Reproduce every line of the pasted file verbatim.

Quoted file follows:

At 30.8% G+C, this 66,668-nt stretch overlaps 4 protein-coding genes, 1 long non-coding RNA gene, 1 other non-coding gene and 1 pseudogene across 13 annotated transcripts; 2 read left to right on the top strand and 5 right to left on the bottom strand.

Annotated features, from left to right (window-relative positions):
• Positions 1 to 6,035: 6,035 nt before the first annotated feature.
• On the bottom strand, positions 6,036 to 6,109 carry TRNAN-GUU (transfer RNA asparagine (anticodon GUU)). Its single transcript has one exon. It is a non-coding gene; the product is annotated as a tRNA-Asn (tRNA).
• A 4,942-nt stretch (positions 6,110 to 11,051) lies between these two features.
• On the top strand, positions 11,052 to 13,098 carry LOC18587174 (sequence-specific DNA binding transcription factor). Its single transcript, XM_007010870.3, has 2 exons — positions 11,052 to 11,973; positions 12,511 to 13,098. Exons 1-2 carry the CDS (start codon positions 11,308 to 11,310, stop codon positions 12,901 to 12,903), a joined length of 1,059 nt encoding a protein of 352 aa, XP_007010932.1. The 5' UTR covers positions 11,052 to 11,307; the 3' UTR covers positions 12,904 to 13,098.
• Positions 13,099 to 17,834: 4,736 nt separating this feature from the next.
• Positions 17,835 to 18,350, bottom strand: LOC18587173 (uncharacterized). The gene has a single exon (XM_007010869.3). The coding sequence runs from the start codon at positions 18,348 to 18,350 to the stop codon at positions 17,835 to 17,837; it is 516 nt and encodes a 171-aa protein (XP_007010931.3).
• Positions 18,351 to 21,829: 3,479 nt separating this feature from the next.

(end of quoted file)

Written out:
At 30.8% G+C, this 66,668-nt stretch overlaps 4 protein-coding genes, 1 long non-coding RNA gene, 1 other non-coding gene and 1 pseudogene across 13 annotated transcripts; 2 read left to right on the top strand and 5 right to left on the bottom strand.

Annotated features, from left to right (window-relative positions):
• Positions 1 to 6,035: 6,035 nt before the first annotated feature.
• On the bottom strand, positions 6,036 to 6,109 carry TRNAN-GUU (transfer RNA asparagine (anticodon GUU)). Its single transcript has one exon. It is a non-coding gene; the product is annotated as a tRNA-Asn (tRNA).
• A 4,942-nt stretch (positions 6,110 to 11,051) lies between these two features.
• On the top strand, positions 11,052 to 13,098 carry LOC18587174 (sequence-specific DNA binding transcription factor). Its single transcript, XM_007010870.3, has 2 exons — positions 11,052 to 11,973; positions 12,511 to 13,098. Exons 1-2 carry the CDS (start codon positions 11,308 to 11,310, stop codon positions 12,901 to 12,903), a joined length of 1,059 nt encoding a protein of 352 aa, XP_007010932.1. The 5' UTR covers positions 11,052 to 11,307; the 3' UTR covers positions 12,904 to 13,098.
• Positions 13,099 to 17,834: 4,736 nt separating this feature from the next.
• Positions 17,835 to 18,350, bottom strand: LOC18587173 (uncharacterized). The gene has a single exon (XM_007010869.3). The coding sequence runs from the start codon at positions 18,348 to 18,350 to the stop codon at positions 17,835 to 17,837; it is 516 nt and encodes a 171-aa protein (XP_007010931.3).
• Positions 18,351 to 21,829: 3,479 nt separating this feature from the next.